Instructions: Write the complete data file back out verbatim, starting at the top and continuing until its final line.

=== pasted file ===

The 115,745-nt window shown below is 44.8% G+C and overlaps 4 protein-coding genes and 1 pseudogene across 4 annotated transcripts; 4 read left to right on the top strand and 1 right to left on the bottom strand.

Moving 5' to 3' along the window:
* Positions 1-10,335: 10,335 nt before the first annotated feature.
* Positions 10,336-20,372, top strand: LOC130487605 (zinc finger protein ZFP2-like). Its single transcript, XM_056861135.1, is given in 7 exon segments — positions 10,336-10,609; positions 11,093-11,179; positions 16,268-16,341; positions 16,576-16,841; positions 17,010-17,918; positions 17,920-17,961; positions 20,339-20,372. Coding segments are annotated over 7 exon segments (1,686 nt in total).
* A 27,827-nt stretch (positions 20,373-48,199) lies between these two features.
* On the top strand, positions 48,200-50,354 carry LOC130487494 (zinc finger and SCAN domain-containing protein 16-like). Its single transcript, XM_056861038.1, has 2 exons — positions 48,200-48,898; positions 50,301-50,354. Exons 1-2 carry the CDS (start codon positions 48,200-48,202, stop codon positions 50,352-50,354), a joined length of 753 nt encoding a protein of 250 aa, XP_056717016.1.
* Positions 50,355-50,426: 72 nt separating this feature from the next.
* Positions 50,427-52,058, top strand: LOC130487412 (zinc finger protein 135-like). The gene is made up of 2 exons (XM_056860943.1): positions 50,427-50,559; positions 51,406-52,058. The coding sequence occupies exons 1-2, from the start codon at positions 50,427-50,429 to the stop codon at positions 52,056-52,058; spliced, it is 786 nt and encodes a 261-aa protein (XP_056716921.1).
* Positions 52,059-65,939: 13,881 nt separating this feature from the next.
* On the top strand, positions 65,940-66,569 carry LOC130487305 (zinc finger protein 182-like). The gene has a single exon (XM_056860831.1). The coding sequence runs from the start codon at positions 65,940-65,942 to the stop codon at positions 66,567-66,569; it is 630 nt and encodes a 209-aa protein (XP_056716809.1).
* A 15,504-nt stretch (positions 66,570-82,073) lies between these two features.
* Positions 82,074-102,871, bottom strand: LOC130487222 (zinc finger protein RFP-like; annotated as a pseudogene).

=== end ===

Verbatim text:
The 115,745-nt window shown below is 44.8% G+C and overlaps 4 protein-coding genes and 1 pseudogene across 4 annotated transcripts; 4 read left to right on the top strand and 1 right to left on the bottom strand.

Moving 5' to 3' along the window:
* Positions 1-10,335: 10,335 nt before the first annotated feature.
* Positions 10,336-20,372, top strand: LOC130487605 (zinc finger protein ZFP2-like). Its single transcript, XM_056861135.1, is given in 7 exon segments — positions 10,336-10,609; positions 11,093-11,179; positions 16,268-16,341; positions 16,576-16,841; positions 17,010-17,918; positions 17,920-17,961; positions 20,339-20,372. Coding segments are annotated over 7 exon segments (1,686 nt in total).
* A 27,827-nt stretch (positions 20,373-48,199) lies between these two features.
* On the top strand, positions 48,200-50,354 carry LOC130487494 (zinc finger and SCAN domain-containing protein 16-like). Its single transcript, XM_056861038.1, has 2 exons — positions 48,200-48,898; positions 50,301-50,354. Exons 1-2 carry the CDS (start codon positions 48,200-48,202, stop codon positions 50,352-50,354), a joined length of 753 nt encoding a protein of 250 aa, XP_056717016.1.
* Positions 50,355-50,426: 72 nt separating this feature from the next.
* Positions 50,427-52,058, top strand: LOC130487412 (zinc finger protein 135-like). The gene is made up of 2 exons (XM_056860943.1): positions 50,427-50,559; positions 51,406-52,058. The coding sequence occupies exons 1-2, from the start codon at positions 50,427-50,429 to the stop codon at positions 52,056-52,058; spliced, it is 786 nt and encodes a 261-aa protein (XP_056716921.1).
* Positions 52,059-65,939: 13,881 nt separating this feature from the next.
* On the top strand, positions 65,940-66,569 carry LOC130487305 (zinc finger protein 182-like). The gene has a single exon (XM_056860831.1). The coding sequence runs from the start codon at positions 65,940-65,942 to the stop codon at positions 66,567-66,569; it is 630 nt and encodes a 209-aa protein (XP_056716809.1).
* A 15,504-nt stretch (positions 66,570-82,073) lies between these two features.
* Positions 82,074-102,871, bottom strand: LOC130487222 (zinc finger protein RFP-like; annotated as a pseudogene).